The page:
Opinion

COVID-19 testing, vaccination rollout failing my patients with addiction 

I work in primary care and addiction medicine in inner-city Toronto. Having worked in the ER during SARS, I feel for my colleagues in emergency and critical care medicine. And while my highly respected colleagues see my patients downstream, struggling to breathe, I see the disasters unfolding leading to their inevitable infection with SARS-CoV-2. The writing is on the wall for my patients – it always has been, why would the narrative be any different with the current pandemic?

My days have become different. Long gone are the days spent counselling on the use of naloxone, prescribing curative hepatitis C treatments, and stressing the importance of smoking cessation. That is not what my patients are now willing to hear. It is now all about daily survival – how to evade COVID-19 infection and not die from fentanyl or one of its more deadly analogues. It’s a double-whammy afflicted on the most vulnerable and marginalized in society. 

Fentanyl has not lost its grip during this pandemic, and in fact has never had a more devastating hold. I spend hours desperately netsurfing trying to find a coveted COVID-19 vaccine appointment for those most willing. As COVID-19 continues to inequitably devastate those most vulnerable and disenfranchised, the testing and vaccination system in place in Ontario is set up to further disempower those most in need of its services. Why is a certain level of privilege required to navigate a system during a pandemic that has been shown to affect those with the least amount of privilege? 

Having no access to internet services themselves, my patients cannot make use of web-based booking. They don’t carry their OHIP cards with them; many haven’t even seen them in years. And most are not likely to wait on hold for hours to either schedule a COVID-19 test or book a vaccination appointment. So, my days are spent assessing for possible COVID-19 symptoms – trying to tease out what is pre-existing COPD and what could be something more.

For those patients in need of COVID-19 testing, it’s inevitably never the same day and never nearby. Few ever make it to their appointments. And can we blame them? How effective is our working memory when faced with daily struggles like food security and precarious housing?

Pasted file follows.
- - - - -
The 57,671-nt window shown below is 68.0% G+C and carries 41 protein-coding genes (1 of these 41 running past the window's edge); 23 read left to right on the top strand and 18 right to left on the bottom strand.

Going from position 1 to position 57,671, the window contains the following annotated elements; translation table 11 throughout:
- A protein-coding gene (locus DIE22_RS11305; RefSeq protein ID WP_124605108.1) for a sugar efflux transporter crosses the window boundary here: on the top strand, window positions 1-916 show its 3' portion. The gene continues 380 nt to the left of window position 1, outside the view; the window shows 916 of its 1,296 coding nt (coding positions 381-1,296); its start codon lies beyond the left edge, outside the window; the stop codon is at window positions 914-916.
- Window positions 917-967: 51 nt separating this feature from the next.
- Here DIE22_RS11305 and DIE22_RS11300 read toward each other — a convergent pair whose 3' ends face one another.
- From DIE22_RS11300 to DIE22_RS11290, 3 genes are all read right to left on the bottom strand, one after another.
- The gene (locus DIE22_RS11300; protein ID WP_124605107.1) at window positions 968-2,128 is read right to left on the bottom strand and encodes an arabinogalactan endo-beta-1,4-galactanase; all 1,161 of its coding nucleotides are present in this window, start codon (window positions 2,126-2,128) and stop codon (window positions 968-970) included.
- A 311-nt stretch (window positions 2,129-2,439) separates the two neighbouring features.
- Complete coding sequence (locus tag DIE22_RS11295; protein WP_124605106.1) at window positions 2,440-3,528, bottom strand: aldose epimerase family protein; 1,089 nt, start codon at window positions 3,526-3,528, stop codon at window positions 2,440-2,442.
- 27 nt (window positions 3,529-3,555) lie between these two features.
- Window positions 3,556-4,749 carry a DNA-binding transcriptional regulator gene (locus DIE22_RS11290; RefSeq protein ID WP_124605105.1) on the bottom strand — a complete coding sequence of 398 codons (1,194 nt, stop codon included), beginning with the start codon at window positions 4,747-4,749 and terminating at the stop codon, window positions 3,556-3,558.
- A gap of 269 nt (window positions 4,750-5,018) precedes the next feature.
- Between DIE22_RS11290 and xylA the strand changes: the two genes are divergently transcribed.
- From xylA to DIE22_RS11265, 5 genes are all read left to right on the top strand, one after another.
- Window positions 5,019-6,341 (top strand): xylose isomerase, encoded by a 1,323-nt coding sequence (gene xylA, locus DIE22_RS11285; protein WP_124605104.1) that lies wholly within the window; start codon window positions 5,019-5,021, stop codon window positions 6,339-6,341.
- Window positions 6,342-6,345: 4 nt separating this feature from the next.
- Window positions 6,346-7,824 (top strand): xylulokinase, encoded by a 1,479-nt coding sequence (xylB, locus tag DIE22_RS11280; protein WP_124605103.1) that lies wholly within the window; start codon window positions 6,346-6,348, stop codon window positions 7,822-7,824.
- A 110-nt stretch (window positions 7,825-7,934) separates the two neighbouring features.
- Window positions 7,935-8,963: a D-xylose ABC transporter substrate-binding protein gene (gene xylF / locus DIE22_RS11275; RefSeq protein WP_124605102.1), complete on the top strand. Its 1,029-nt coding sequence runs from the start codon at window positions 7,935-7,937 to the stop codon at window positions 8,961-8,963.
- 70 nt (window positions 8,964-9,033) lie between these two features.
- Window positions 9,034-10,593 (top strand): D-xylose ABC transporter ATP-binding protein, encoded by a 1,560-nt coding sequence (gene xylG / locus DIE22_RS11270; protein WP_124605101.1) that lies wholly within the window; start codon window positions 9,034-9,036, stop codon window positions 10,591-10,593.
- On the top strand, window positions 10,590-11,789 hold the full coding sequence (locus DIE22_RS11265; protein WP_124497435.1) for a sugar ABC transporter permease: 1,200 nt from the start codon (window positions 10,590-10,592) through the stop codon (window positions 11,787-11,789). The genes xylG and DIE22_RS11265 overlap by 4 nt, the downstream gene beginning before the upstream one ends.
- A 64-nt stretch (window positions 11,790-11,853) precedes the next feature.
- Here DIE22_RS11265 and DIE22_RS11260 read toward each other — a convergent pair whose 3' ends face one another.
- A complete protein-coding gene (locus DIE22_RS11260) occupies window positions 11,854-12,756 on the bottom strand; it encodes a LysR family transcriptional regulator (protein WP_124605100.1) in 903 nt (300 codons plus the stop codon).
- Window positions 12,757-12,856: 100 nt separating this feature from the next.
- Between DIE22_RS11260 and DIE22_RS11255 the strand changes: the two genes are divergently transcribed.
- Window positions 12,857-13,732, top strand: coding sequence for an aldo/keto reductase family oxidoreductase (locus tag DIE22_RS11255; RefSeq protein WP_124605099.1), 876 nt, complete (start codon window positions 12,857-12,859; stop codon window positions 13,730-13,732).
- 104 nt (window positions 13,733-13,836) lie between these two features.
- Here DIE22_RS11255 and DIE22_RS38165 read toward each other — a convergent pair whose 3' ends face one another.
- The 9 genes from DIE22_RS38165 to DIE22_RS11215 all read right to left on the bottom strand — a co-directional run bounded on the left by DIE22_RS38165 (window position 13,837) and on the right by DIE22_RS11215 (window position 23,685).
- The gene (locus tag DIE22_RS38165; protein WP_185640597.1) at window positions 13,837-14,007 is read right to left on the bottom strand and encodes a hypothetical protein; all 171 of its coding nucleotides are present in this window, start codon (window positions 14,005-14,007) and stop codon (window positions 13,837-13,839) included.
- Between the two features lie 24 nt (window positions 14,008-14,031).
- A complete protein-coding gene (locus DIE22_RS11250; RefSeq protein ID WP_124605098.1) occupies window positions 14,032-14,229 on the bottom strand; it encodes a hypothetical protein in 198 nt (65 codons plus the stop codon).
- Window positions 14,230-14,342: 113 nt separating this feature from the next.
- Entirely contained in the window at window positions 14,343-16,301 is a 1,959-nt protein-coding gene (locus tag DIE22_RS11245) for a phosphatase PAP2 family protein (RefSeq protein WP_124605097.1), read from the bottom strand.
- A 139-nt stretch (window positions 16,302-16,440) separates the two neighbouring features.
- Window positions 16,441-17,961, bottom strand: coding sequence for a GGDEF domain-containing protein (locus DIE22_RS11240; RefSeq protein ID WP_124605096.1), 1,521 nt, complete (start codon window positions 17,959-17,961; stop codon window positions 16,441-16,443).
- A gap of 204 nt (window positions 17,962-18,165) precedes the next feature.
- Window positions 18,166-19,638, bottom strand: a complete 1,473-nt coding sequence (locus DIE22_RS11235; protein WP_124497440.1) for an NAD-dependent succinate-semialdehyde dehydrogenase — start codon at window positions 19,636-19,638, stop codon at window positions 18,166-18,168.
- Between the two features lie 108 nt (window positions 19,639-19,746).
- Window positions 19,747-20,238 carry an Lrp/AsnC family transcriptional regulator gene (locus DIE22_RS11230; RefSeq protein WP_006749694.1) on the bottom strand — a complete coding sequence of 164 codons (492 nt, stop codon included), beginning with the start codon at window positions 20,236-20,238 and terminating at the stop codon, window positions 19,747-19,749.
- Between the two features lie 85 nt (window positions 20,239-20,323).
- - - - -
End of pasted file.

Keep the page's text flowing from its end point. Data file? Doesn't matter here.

The trajectory is predictable – most never get tested, many unknowingly infect others, and all await their fate in the hope of avoiding hospitalization. Hopefully. Most can eloquently speak of stigmatizing experiences in the very institutions offering testing and vaccinations. But many refuse institutionalized care, fearing the litany of judgements and whisperings that takes place when others think nobody’s listening. They are. They fear substance withdrawal if admitted to hospital and fear the strong hand of the law when wanting to quell that withdrawal. Instead, they wait, wait for symptoms to improve, cling to the hope offered by puffers, and default to the detachment offered by more drugs.

We can serve them better – we are charged with that privilege. COVID-19 testing and vaccine rollout is failing my patients and for the first time I’m feeling helpless and powerless. Paralyzed by a system intent on knowing what is best for my patients. My letters go unanswered, solutions unread. Where are the rapid point-of-care COVID-19 devices that our governments promised? Surely, they would be ideal in this setting? Why are primary care providers, those who have spent their careers establishing therapeutic relationships with their patients, left out of testing and vaccinating their patients in the very offices they attend?

Without on-site testing and vaccinations, I fear what outcomes await my patients. I shudder to think of how my patients will fare under triage guidelines given the severity and extent of their comorbidities and silenced voices.

Author

Neal Belluzzo

Contributor

Neal Belluzzo is an assistant professor in the Department of Family and Community Medicine at the University of Toronto. He has a special interest in inner city health and is currently completing his MPH at the Dalla Lana School of Public Health.

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